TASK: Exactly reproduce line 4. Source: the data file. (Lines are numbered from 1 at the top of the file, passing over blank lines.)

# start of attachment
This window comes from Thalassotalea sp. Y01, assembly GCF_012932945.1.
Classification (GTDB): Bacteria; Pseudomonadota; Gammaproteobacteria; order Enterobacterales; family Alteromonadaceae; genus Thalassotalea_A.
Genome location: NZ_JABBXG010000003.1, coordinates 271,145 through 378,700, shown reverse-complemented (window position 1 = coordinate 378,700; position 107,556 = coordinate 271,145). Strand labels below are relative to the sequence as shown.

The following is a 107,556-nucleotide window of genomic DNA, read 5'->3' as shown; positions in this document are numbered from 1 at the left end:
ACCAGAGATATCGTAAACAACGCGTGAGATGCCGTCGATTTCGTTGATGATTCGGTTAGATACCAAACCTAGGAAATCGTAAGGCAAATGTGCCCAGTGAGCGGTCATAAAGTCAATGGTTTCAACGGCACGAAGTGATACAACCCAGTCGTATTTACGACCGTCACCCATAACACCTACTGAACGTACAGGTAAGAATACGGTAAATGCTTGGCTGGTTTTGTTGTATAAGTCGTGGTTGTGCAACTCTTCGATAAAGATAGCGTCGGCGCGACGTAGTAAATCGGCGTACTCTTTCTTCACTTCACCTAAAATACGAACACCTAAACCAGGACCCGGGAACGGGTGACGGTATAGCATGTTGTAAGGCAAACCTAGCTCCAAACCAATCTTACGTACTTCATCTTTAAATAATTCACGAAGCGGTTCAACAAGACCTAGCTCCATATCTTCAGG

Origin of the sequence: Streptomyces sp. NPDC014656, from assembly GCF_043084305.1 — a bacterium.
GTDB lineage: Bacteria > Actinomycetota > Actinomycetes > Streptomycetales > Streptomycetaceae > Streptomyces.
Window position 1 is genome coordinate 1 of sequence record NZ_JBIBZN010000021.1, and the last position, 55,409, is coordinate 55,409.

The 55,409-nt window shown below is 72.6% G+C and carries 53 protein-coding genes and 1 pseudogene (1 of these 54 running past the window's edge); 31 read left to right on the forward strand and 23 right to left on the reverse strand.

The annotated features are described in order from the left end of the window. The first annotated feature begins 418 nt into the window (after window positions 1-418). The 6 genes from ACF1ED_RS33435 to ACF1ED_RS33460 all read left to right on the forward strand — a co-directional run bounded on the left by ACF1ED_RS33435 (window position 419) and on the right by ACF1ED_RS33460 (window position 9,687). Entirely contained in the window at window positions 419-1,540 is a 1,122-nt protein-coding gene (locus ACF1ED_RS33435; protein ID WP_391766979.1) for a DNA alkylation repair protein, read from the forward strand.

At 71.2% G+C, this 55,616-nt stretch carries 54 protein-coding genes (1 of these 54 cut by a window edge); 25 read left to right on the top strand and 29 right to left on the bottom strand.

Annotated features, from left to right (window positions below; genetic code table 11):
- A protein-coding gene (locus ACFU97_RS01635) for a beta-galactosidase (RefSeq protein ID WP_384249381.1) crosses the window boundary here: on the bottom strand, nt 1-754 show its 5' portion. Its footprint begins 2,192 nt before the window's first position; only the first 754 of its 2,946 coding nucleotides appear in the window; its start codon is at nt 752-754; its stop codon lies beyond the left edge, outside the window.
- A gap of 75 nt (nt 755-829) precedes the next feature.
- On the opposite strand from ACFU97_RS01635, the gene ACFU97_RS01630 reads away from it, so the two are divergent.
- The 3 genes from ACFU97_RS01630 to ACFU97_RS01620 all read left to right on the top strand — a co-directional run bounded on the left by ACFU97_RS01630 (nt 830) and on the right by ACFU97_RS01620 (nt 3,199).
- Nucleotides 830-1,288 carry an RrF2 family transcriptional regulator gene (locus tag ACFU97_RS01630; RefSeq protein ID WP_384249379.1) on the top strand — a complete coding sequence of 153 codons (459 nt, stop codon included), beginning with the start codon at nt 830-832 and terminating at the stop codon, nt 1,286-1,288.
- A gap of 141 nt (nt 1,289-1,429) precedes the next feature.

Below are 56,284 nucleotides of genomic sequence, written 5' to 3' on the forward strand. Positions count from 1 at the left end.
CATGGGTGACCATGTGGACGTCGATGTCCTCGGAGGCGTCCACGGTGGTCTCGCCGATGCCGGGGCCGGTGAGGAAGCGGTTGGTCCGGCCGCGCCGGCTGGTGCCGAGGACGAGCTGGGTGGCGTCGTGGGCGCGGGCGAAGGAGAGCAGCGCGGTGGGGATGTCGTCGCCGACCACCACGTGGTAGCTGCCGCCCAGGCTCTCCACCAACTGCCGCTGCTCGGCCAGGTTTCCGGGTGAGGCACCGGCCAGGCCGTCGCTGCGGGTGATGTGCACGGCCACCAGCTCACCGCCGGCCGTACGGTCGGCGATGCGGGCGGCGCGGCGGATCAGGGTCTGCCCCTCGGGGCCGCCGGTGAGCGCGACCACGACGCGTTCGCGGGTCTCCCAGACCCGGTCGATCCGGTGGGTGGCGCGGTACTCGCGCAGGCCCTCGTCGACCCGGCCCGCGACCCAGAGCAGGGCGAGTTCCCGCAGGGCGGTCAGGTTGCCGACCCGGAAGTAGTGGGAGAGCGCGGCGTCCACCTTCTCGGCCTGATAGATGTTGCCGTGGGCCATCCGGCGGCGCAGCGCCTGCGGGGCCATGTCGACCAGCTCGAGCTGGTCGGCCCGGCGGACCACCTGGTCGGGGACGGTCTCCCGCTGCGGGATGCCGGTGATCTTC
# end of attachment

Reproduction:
The following is a 107,556-nucleotide window of genomic DNA, read 5'->3' as shown; positions in this document are numbered from 1 at the left end: